Read this to me
We are writing to clarify, discuss, and address the temporary redaction of a presenter’s name and the removal of their work from our journal blog post.
The presentation in question, “How much is too much: the impact of Big Hit Entertainment’s indirect intellectual property strategy on fans’ consumption behavior,” by Emily Wang and Fatima Ahmad, considers the purchasing patterns of ARMY and their perceptions of merchandise sales through a qualitative study with interview participants. This talk was presented at a conference hosted by the Korean Marketing Association (KMA) in October of 2020 as part of a research track focused on BTS (titled “BTS: A Paradigm Changer in Martech and/or Innovation). We co-sponsored this track with the Asia Marketing Journal. The conference was free and open to the public.
It should be noted that conference presentations are not peer-reviewed and represent work that is in progress. This particular presentation has not been published as a full paper.
The presentations were recorded by KMA, and copies of the recordings were provided to R3. Following the conference, R3 requested permission from each presenter to publicly house their presentations on our website. Following permission granted from the presenters, the presentations were posted on a dedicated blog post, which was separate from our official Issues. In hosting the presenters’ work, R3 does not hold the rights to the recorded presentation. We must, in this instance, abide by the consent of the presenter(s).
When permission for posting of the presentation was withdrawn, we removed the presentation per the presenters’ request. Since permission was rescinded by the presenter, we have been in conversation with the presenters to discuss again when and how to once again make the presentation publicly available.
We acknowledge that this action of removing the names and presentation materials was an action that may have negatively impacted perceptions of our credibility and the research we publish. This practice does not apply to materials we have “published” in issues per our submission guidelines:
Retractions and Expressions of Concern
Our general policy is that we do not retract or “unpublish” material that we have published. We will do so if we have made an editorial or publishing error. For example, if we publish a photo with an article and the photo is mislabeled or should not have been published, we will remove the photo and explain why at the end of the article.
Concerns regarding the arguments or conclusions of a specific submission may be submitted using the Letter to the Editor, as described in Section 3.
Our intent was to honor the wishes of the presenters and the permissions which we were granted. However, we also see that to fully remove such materials can only lead to confusion and frustration. Our goal as a journal is to support rigorous, interdisciplinary examination and exploration of the art, fandom, economic effects, and sociocultural forces of and surrounding BTS (방탄소년단). Removing materials which may help to further these examinations and considerations is in antithesis to our intent.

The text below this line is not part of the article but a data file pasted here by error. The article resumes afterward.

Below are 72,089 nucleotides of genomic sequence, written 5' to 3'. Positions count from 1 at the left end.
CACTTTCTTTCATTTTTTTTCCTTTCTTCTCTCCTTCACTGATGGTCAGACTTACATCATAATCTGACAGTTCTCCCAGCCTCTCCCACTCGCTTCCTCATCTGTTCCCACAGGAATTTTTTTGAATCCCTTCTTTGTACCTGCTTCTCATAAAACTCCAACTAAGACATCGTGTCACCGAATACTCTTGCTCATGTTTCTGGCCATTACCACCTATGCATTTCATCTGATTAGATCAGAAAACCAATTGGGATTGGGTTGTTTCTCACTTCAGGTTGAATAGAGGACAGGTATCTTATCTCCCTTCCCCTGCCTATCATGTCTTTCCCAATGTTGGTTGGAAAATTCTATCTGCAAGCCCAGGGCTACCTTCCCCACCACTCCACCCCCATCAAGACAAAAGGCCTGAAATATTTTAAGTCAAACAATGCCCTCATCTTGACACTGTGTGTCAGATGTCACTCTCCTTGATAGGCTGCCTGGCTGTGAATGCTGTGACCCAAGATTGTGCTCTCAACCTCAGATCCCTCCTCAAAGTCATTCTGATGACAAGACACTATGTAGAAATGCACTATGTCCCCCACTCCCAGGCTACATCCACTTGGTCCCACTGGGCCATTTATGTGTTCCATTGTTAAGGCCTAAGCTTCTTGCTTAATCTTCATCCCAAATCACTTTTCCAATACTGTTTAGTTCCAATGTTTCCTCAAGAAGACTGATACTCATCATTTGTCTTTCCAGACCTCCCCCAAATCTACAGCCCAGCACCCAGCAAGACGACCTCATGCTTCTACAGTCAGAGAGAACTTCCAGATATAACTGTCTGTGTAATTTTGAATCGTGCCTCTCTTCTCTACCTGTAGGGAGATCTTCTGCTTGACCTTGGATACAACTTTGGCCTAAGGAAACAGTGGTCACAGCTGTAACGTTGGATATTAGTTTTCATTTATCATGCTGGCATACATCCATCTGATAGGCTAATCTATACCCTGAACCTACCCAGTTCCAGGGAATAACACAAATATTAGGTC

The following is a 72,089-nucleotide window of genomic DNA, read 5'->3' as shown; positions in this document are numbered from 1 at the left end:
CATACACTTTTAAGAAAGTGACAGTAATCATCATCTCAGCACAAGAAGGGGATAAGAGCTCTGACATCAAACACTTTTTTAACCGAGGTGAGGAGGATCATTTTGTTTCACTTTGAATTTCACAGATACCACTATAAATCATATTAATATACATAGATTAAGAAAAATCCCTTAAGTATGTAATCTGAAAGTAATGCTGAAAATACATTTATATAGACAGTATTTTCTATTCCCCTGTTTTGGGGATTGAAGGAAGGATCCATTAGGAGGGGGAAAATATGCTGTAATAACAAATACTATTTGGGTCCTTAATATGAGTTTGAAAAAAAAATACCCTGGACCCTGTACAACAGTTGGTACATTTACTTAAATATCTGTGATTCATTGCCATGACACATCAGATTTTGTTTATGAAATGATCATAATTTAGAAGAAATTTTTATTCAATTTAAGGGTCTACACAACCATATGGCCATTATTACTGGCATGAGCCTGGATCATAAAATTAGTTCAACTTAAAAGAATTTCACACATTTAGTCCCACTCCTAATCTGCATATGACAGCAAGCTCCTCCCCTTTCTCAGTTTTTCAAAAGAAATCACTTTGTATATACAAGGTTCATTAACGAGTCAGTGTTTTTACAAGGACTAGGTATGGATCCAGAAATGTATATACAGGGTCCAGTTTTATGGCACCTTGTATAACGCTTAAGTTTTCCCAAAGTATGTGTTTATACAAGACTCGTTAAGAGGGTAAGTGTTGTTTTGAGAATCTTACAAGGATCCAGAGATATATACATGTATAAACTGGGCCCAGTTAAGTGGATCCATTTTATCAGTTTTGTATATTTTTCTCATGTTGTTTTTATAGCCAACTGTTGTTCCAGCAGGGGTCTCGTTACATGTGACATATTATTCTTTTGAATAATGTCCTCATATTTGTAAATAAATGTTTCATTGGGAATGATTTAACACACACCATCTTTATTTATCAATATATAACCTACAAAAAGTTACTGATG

Rigorous, interdisciplinary conversations and research often call for various means and methods for conducting that research. In some cases, the questions that we ask may call for longitudinal studies that take years to complete. These questions may require that we sit with people, understand their experiences and stories, hear how they respond and engage. In some cases, the questions we ask may call for expansive numbers, across continents, across cultures.
Some research calls for numerical, empirical data while some research calls for conversations, stories, and exchanges. Research, likewise, requires that we allow room for critical thought. A research study may find a result that holds true in some circumstances and is false in other circumstances. A research study may reveal perceptions that may conflict with your own. Research is as multifaceted and diverse and nuanced as the people who conduct it, the people who read it and engage with it, and the people it often represents.
At times, research is shared quite early in the process. This is often done at conferences, where presenters can receive feedback on their initial results in order to inform their continued work. The conventions of sharing early research results varies between disciplines.
We at R3 encourage all kinds of research and we seek to be a support to those that engage in the examination and exploration of BTS’s work and impact. Like BTS, we are also always seeking to develop and improve our own practices. We will be implementing policy changes to 1) make clearer the situations which may call for removal of content and 2) implement a clear and transparent process for the housing and mediation of conference materials. We will be implementing and documenting these policy changes for the sake of both presenters and the community at large.
This policy, once fully drafted, will be shared publicly with the R3 community.
UPDATE: Our policy is not yet ready, but continued confusion between our digital issues and non-peer-reviewed presentations has led us to remove the blog post discussed above. We will discuss and decide with our staff when and where might be appropriate to share these presentations but it will not be on this site in order to avoid giving authority where none is intended.